Would you like to know what Inspired us to Build a DIY Kitchen Island in our new Farmhouse?
Because we were downsizing from a 3400 sq. ft. home to a 1900 sq.ft. farmhouse, some hard choices had to be made . So several pieces of furniture would have to go, but one of my favorite rescues was a bow front sideboard. It was being used in our formal dining area but since the farmhouse would not have a formal area, it would be necessary to find a new use for the sideboard. How to build a farmhouse kitchen island is about how to use existing furniture as a base for a new Industrial Farmhouse Style Island.
The Planning Stage For Building an Island
Since it had been decided that the side board was going to get a new life, she was packed and put in storage. As construction began, plans for the sideboard as an island were being tossed around. We were not sure how it was going to work, but work it must.
You’ll never guess what happened next!!! While on vacation, another sideboard, so similar to my rescued one, was found. Immediately a plan began to form. They could be placed back to back and something could be built in between. Sounds like a great plan and being certain, in my mind, that these two cabinets were the exact same size, it was loaded into the car.
Oh NOOOOO…… It’s not the same size or height.
Once back home, I climbed into our storage area and was able to get the dimensions of the original rescued sideboard. Oh, NO! They were not the same width and even more unfortunate, not the same height.
What do we do now?
Let me can tell you, it was such a disappointing discovery! Many thoughts were going through my mind such as “maybe they can be used for bathroom vanities”! . However, because I wasn’t willing to give up my dream and also because the quote for a custom built island was a little staggering, another plan began to form.
The solution to build your own kitchen island
So this is How to Build A Farmhouse Kitchen Island. First, begin by joining the two pieces in an L shape. By using the original cabinet as the focal point and the second cabinet facing the sink, the island would be approx. 6 x 7 feet. Both cabinets provided a lot of storage so it is a win, win situation.
How to make the cabinets the same Height?
The solution was to use 2 inch thick boards over the top of the lower piece, leaving the original top on the taller piece. We chose 8 inch wide boards for the project. The top was constructed by using a biscuit cutter, wood biscuits, glue and clamps to attach the boards together. The side board had a curved edge to the front, so we cut the new board to match the curve and cut away the original top and trim so the two pieces would fit snugly together.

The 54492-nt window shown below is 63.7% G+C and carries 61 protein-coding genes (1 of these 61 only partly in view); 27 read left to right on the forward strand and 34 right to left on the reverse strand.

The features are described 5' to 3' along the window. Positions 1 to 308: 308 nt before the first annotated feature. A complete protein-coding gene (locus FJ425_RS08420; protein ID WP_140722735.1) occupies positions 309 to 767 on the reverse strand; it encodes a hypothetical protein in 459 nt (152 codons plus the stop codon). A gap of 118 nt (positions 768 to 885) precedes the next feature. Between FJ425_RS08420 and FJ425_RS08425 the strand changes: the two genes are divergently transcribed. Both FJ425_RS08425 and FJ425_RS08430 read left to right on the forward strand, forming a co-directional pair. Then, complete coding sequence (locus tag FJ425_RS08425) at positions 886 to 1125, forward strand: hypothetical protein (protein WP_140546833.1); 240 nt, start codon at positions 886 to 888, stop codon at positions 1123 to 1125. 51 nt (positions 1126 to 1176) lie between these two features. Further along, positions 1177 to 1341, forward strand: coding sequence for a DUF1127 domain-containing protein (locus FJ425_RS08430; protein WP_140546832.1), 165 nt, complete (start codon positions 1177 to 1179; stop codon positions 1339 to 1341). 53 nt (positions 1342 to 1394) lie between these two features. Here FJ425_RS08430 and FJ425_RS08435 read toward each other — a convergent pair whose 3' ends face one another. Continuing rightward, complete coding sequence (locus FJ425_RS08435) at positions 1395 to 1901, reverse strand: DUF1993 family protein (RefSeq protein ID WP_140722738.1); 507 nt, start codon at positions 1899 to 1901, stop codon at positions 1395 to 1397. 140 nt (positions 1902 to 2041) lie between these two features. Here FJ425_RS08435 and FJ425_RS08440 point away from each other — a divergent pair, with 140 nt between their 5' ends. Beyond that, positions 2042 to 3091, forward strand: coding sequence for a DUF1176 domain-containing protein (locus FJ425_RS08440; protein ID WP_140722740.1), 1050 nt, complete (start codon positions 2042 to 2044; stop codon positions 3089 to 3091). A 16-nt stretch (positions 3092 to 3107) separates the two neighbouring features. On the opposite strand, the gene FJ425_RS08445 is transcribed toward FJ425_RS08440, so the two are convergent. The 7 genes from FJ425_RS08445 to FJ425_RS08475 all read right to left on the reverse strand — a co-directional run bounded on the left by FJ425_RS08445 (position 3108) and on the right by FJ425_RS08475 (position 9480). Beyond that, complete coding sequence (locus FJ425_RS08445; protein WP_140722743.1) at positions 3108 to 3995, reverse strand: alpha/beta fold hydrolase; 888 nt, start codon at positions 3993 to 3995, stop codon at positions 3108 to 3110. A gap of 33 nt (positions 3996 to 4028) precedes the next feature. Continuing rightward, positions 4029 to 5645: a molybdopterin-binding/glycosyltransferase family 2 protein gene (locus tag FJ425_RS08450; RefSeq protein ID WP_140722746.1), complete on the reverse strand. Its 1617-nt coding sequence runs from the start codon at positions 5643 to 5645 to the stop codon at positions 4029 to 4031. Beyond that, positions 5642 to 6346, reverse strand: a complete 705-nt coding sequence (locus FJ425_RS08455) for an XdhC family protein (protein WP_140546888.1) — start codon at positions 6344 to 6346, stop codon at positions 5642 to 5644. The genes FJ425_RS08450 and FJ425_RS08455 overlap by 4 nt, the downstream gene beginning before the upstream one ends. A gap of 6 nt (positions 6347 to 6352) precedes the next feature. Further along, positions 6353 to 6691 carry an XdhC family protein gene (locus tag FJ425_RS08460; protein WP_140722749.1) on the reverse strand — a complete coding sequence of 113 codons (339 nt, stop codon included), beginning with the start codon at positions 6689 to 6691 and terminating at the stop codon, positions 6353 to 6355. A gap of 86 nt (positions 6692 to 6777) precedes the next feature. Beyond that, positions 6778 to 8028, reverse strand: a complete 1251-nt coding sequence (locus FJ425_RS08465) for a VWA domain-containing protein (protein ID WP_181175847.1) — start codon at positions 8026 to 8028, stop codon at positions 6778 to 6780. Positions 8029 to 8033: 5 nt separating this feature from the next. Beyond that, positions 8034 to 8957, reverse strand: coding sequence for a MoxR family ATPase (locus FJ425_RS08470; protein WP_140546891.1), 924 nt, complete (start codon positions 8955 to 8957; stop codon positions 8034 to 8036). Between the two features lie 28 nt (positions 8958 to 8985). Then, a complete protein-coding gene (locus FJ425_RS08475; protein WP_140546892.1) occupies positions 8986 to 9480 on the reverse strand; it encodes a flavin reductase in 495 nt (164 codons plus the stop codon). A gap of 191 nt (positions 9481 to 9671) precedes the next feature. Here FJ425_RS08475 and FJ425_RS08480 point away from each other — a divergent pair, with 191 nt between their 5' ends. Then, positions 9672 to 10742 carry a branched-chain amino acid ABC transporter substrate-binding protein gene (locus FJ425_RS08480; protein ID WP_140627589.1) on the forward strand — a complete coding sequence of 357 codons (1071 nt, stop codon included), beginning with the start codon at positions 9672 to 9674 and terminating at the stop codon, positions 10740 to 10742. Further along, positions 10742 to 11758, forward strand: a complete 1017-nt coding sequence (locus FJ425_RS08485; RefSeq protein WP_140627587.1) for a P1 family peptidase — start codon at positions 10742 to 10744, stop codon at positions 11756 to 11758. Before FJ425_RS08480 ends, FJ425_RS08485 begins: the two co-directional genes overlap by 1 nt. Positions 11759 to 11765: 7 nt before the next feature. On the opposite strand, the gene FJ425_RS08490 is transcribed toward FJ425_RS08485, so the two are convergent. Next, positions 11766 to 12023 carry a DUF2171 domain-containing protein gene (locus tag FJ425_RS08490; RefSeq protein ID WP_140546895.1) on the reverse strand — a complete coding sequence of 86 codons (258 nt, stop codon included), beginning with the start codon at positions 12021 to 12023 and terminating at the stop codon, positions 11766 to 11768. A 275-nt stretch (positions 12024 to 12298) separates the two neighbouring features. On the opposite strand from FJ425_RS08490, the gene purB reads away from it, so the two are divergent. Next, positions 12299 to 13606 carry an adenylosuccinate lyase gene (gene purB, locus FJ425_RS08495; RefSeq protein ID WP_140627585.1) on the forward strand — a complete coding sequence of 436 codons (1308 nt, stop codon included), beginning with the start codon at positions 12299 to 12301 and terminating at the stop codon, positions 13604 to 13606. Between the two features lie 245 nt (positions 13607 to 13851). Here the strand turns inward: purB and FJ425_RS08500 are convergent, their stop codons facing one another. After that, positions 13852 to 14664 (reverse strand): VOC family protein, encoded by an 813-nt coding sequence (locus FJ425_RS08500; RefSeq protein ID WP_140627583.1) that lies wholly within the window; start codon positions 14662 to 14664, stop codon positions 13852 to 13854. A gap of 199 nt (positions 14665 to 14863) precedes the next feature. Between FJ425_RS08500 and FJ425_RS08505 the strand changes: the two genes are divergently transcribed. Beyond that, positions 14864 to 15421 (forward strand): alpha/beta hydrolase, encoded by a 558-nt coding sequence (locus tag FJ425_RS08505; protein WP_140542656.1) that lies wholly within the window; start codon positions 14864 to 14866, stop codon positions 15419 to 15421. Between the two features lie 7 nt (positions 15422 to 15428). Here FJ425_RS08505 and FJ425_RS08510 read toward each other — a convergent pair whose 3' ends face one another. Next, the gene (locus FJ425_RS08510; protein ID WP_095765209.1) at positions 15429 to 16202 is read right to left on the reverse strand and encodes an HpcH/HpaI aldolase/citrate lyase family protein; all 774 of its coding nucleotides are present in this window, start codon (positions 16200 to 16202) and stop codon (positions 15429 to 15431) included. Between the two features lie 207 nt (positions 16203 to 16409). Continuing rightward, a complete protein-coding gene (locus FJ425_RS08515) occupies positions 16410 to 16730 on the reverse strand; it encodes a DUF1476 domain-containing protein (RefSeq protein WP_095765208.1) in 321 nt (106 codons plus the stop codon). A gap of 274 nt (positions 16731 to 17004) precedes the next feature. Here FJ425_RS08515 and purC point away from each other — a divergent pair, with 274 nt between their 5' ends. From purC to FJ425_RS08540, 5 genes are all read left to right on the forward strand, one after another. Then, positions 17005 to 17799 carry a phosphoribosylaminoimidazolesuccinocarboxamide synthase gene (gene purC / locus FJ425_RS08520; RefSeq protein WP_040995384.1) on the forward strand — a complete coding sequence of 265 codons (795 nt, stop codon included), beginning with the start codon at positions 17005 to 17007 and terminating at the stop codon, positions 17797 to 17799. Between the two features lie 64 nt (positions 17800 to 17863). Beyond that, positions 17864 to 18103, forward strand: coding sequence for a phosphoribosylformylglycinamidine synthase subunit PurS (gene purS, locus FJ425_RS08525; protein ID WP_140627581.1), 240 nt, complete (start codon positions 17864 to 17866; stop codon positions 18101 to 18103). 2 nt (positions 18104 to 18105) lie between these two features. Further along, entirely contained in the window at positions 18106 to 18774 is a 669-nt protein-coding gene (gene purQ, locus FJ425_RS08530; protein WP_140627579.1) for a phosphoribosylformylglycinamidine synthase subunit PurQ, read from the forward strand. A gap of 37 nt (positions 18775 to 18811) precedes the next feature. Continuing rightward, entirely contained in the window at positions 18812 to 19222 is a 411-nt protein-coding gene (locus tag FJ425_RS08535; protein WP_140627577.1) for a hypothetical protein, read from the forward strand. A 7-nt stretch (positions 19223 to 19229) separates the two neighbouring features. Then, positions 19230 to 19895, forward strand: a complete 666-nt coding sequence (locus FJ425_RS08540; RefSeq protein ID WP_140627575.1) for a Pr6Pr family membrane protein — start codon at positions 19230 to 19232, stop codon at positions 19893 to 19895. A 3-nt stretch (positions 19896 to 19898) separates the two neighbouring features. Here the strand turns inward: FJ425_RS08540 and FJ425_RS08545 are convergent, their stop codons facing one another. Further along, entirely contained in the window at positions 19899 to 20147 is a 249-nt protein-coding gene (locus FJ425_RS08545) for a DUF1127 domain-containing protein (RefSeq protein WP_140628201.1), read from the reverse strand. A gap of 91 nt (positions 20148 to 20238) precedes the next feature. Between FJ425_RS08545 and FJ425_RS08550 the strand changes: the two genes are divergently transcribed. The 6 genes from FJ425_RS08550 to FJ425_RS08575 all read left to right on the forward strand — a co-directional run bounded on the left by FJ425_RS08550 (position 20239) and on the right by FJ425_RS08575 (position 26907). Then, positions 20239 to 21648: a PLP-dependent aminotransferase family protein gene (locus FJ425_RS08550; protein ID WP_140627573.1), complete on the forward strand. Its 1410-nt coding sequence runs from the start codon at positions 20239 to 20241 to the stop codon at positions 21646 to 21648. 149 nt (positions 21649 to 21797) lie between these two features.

Other Materials used to build the Kitchen Island
The next decision was what materials to use for the remainder of the kitchen island. We had tongue and groove boards left over from our ceilings so it was decided to use those to fill in the walls of the island. Since the farmhouse was already an industrial style, we used simple plumbing pipe for the overhang bar area and for additional shelving.
By allowing a slight over hang and placing the pipes as support, bar seating was created along one full side of the island.
By using the same style of pipe, open shelving was constructed under the adjoining end of the island. This allowed for extra storage and didn’t waste any space within the kitchen island.
Time to assemble the industrial island!
Since the farmhouse was still under construction, the island could not be permanently assembled until it was moved to the house. This was a stress point, as we were unable to see exactly how everything would look put together. My biggest fear was, “it would look like we made it” LOL
Once everything was assembled in the kitchen, the refinishing process began. The new/old cabinet, as well as the tongue and groove boards, were painted with French Linen Chalk Paint by Annie Sloan. The original rescue sideboard needed some sprucing up so the doors, drawer fronts and top all received a fresh coat of stain. It was finally beginning to look like building our own kitchen island might actually work.
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Because salvaged barn wood wasn’t within our budget, we used a faux technique to make the new island top look like old barn wood. This technique was repeated for the island shelves as well. You can read more about this technique here.
Next, all the hardware was replaced and since the cabinet hardware was purchased from D. Lawless Hardware, I ordered additional pieces to match. A combination of cup pulls and label holder pulls were used on the island. The above rug, lilac stems and flower bucket are available, but Rudy isn’t for sale. LOL
By adding industrial bins to the open shelving, additional storage was created but with a clean look. They work well with the industrial bar stools. Since so many people ask about the cow print, here is the link.
And to avoid hiding the details of the island, a low back industrial style bar stool was chosen for the seating.
The lighting in this area is all vintage industrial style fixtures salvaged from an old gas station. Here is a similar look for the lighting and you can see more re-purposed furniture makeover’s here.
So how do you like it? One thing that makes the island special is the eclectic mix of style and each side has it’s own unique quality. Concrete Pears and Slate Cutting Board accent the top of the sideboard.
Thanks so much for stopping by. Hopefully, you will be inspired to create your own DIY projects from these pages. This was by far our most challenging DIY Project to date. However, here is another fun, easy project you might like. Please feel free to ask questions and as always, your comments are welcomed below.